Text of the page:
Cyber attacks like ones recently claimed to have been carried out by hacktivist network Anonymous rarely result in convictions, but an ongoing parliamentary inquiry into IT-related crimes will now be tasked with taking a closer look at the penalties associated with hacking and other forms of cybercrime.
“The rules that Sweden has were designed for operations in a different era,” Ask told Sveriges Radio (SR).
Currently, the maximum penalty for anyone convicted of computer hacking in Sweden is two years in prison, and many of the 3,000 cases of hacking reported in Sweden last year involve the unlawful accessing of personal information or cases where young people take over others’ Facebook accounts.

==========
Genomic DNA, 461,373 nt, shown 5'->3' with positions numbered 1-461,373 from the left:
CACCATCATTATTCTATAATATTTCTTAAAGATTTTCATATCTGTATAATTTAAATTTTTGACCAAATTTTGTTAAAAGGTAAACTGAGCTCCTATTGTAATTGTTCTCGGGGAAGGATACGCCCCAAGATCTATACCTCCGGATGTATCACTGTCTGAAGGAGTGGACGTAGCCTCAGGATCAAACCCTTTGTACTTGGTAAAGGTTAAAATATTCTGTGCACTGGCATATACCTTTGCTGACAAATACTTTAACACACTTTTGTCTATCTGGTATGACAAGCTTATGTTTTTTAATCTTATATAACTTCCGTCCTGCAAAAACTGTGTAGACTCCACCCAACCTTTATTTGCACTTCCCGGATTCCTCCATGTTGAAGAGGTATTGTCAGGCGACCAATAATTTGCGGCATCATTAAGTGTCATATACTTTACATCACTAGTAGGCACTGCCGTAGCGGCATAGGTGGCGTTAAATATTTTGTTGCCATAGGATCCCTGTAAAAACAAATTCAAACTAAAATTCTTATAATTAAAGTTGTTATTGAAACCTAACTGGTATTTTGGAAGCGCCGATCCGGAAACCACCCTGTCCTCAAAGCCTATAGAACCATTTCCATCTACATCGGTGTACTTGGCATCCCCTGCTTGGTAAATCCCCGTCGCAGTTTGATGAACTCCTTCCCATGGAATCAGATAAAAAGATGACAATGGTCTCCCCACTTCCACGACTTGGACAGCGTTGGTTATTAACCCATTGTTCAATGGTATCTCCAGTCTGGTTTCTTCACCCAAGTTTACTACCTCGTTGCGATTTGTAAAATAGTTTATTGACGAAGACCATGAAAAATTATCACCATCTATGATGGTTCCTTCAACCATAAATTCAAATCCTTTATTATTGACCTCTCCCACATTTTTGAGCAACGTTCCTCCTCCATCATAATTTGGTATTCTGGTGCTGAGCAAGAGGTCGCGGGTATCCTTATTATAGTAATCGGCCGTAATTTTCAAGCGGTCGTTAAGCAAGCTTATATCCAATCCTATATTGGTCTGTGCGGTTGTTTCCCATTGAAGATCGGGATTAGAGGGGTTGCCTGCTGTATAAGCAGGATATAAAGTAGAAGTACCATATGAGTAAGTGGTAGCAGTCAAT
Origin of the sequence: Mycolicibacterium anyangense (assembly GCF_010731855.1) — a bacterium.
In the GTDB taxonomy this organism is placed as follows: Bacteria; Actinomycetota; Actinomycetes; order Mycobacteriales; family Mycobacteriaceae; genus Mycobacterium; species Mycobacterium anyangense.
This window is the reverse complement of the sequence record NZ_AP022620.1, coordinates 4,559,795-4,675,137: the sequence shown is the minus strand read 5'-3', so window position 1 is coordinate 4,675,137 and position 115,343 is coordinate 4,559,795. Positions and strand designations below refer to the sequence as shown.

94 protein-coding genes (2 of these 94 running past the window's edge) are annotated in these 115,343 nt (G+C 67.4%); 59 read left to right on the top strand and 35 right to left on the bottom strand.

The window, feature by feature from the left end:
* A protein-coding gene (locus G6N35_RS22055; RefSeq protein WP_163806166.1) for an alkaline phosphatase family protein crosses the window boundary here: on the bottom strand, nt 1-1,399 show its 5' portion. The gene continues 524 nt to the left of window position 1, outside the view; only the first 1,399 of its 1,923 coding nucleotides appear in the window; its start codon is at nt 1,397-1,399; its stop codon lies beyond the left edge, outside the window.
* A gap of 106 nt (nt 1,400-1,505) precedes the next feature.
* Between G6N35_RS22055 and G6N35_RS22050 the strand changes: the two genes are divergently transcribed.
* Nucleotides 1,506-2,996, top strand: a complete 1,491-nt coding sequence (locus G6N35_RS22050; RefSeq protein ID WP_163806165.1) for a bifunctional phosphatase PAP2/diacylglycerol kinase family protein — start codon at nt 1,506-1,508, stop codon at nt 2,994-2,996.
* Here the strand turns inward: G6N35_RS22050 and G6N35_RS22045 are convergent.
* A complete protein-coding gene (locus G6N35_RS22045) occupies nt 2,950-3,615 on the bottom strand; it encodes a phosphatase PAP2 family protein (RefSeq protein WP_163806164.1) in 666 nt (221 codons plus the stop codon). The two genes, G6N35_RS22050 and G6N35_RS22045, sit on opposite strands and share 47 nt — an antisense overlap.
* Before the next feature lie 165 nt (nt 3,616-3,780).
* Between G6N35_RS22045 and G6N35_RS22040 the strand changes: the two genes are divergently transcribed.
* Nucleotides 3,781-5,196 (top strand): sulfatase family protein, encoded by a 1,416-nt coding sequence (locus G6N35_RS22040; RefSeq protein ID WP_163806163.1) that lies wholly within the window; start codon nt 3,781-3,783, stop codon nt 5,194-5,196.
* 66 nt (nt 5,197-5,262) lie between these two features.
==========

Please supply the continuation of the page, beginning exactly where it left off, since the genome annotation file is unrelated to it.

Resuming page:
However, the recent trend of cyber attacks carried out by diffuse networks is something Ask is hoping the inquiry will address as well.
“We’re seeing a trend whereby attacks occur against companies, banks, and government agencies which is cause for great concern,” she told SR in urging the inquiry seek tougher penalties for hacking crimes.
“We have to find different ways to mobilize resources to ensure in part that we are better protected, and in part that we signal how seriously society views these types of attacks which undermine the functioning of modern society.”
A toughening of the maximum sentence associated with hacking would allow police to deploy more sophisticated surveillance techniques as well as make it easier to have a suspect held on remand, explained Anders Ahlkvist, an IT-crimes expert with the National Police Board (Rikspolisstyrelsen).
“It would also make it easier for to have relationships with law enforcement authorities in other countries in order to get information,” he told SR.